Library Header Image
LSE Research Online LSE Library Services

Costs and economic consequences of a help-at-home scheme for older people in England

Bauer, Annette ORCID: 0000-0001-5156-1631, Knapp, Martin ORCID: 0000-0003-1427-0215, Wistow, Gerald, Perkins, Margaret, King, Derek ORCID: 0000-0002-2408-4558 and Iemmi, Valentina ORCID: 0000-0003-3301-0689 (2017) Costs and economic consequences of a help-at-home scheme for older people in England. Health and Social Care in the Community, 25 (2). pp. 780-789. ISSN 0966-0410

PDF - Accepted Version
Download (749kB) | Preview

Identification Number: 10.1111/hsc.12372


Solutions to support older people to live independently and reduce the cost of an ageing population are high on the political agenda of most developed countries. Help-at-home schemes offer a mix of community support with the aim to address a range of wellbeing needs. However, not much is currently known about the costs, outcomes and economic consequences of such schemes. Understanding their impact on individuals’ wellbeing and the economic consequences for local and central government can contribute to decisions about sustainable long-term care financing. This article presents results from a mixed-methods study of a voluntary sector-provided help-at-home scheme in England for people of 55 years and older. The study followed a participatory approach, which involved staff and volunteers. Data were collected during 2012 and 2013. Social care-related quality of life was measured with the Adult Social Care Outcomes Toolkit (ASCOT) for 24 service users (59% response rate) when they started using the scheme and 4 to 6 months later. A customised questionnaire that captured resource use and wellbeing information was sent to 1,064 service users (63% response rate). The same tool was used in assessment with service users who started using the scheme between November 2012 and April 2013 (100% response rate). Costs of the scheme were established from local budget and activity data. The scheme was likely to achieve a mean net benefit of £1,568 per person from a local government and NHS perspective and £3,766 from the perspective of the individual. An expenditure of £2,851 per person accrued to central government for the additional redistribution of benefit payments to older people. This article highlights the potential contribution of voluntary sector-run help-at-home schemes to an affordable welfare system for ageing societies.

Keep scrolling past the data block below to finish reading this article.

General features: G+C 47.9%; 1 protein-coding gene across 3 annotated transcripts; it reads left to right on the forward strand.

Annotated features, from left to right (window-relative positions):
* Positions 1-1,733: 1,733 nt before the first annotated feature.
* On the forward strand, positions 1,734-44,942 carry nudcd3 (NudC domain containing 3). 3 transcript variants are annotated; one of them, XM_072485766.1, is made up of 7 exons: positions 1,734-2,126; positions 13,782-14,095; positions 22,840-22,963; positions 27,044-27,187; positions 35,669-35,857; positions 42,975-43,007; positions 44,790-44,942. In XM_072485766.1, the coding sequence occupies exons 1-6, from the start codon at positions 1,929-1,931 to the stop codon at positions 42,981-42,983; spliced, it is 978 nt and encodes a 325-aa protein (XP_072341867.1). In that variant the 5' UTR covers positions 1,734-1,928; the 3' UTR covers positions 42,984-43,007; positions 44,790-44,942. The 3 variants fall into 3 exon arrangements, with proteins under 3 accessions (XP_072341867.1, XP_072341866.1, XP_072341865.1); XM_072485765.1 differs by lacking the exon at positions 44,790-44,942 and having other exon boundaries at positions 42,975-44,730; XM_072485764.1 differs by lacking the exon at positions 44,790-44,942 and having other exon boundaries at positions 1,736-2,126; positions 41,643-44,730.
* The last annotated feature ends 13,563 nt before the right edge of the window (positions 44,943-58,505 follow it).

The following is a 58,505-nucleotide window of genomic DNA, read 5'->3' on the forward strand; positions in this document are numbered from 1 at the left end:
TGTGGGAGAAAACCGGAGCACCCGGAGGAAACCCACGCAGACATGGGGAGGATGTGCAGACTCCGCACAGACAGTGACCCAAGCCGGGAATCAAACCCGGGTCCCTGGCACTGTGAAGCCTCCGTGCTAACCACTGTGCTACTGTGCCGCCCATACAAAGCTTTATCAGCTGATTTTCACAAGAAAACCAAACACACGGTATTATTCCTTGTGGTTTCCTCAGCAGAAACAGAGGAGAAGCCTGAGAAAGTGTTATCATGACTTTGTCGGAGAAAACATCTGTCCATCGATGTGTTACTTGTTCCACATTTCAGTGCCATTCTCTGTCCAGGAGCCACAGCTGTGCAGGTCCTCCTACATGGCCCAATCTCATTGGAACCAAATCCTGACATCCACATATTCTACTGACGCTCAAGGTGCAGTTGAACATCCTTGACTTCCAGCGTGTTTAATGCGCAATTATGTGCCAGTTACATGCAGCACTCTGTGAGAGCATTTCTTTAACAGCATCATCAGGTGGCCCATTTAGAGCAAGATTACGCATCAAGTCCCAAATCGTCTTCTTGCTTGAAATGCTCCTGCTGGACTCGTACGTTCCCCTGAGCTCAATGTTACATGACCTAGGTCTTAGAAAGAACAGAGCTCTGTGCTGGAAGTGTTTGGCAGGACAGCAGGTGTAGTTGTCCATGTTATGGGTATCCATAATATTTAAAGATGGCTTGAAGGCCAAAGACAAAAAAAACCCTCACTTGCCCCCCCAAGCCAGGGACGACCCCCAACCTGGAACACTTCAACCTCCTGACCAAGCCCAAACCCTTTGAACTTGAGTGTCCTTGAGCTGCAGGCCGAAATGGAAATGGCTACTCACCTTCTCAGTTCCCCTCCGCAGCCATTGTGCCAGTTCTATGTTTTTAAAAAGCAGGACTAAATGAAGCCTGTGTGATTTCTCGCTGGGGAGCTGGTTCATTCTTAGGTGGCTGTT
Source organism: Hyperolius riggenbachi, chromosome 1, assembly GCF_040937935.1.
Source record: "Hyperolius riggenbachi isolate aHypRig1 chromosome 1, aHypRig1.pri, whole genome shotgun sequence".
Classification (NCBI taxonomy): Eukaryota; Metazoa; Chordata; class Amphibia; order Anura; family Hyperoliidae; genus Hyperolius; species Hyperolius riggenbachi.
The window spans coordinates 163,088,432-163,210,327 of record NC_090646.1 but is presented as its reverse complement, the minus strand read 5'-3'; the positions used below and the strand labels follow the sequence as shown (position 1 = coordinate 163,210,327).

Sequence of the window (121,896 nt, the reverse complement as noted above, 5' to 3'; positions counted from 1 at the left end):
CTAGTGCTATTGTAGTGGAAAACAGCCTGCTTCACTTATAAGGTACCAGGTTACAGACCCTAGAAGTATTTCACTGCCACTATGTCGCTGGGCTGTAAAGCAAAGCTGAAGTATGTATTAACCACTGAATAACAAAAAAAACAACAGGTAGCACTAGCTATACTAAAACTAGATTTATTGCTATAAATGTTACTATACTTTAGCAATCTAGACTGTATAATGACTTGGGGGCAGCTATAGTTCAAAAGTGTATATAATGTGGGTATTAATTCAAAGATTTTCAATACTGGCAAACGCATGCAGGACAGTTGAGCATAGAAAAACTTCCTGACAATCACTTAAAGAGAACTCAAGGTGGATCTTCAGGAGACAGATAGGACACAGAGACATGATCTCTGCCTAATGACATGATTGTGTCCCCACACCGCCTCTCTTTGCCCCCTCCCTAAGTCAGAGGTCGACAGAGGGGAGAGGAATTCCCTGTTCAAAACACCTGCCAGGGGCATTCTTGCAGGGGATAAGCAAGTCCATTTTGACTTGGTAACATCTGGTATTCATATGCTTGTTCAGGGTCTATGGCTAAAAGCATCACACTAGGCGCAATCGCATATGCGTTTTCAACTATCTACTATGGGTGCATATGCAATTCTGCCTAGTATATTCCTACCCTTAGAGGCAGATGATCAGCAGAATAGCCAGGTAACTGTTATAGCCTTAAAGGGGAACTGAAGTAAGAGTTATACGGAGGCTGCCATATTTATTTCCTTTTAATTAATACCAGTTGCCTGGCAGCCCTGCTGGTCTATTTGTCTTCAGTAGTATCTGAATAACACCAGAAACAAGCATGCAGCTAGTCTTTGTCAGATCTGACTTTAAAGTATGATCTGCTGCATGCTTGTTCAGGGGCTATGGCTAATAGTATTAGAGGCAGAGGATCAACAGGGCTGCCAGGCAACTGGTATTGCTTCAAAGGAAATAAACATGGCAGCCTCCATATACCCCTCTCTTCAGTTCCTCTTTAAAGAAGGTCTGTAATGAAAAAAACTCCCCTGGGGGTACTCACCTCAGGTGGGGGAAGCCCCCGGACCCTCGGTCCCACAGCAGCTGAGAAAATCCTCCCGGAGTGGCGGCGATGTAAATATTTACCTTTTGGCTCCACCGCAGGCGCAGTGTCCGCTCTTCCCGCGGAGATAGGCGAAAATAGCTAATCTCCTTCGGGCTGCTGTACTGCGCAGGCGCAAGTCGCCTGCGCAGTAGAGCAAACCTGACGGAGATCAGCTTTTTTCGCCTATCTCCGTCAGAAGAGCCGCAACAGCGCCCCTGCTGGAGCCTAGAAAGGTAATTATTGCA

Item Type: Article
Official URL:
Additional Information: © 2016 John Wiley & Sons Ltd
Divisions: Personal Social Services Research Unit
Subjects: H Social Sciences > H Social Sciences (General)
Date Deposited: 02 Aug 2016 15:01
Last Modified: 28 May 2024 23:12
Funders: National Institute for Health Research

Actions (login required)

View Item View Item


Downloads per month over past year

View more statistics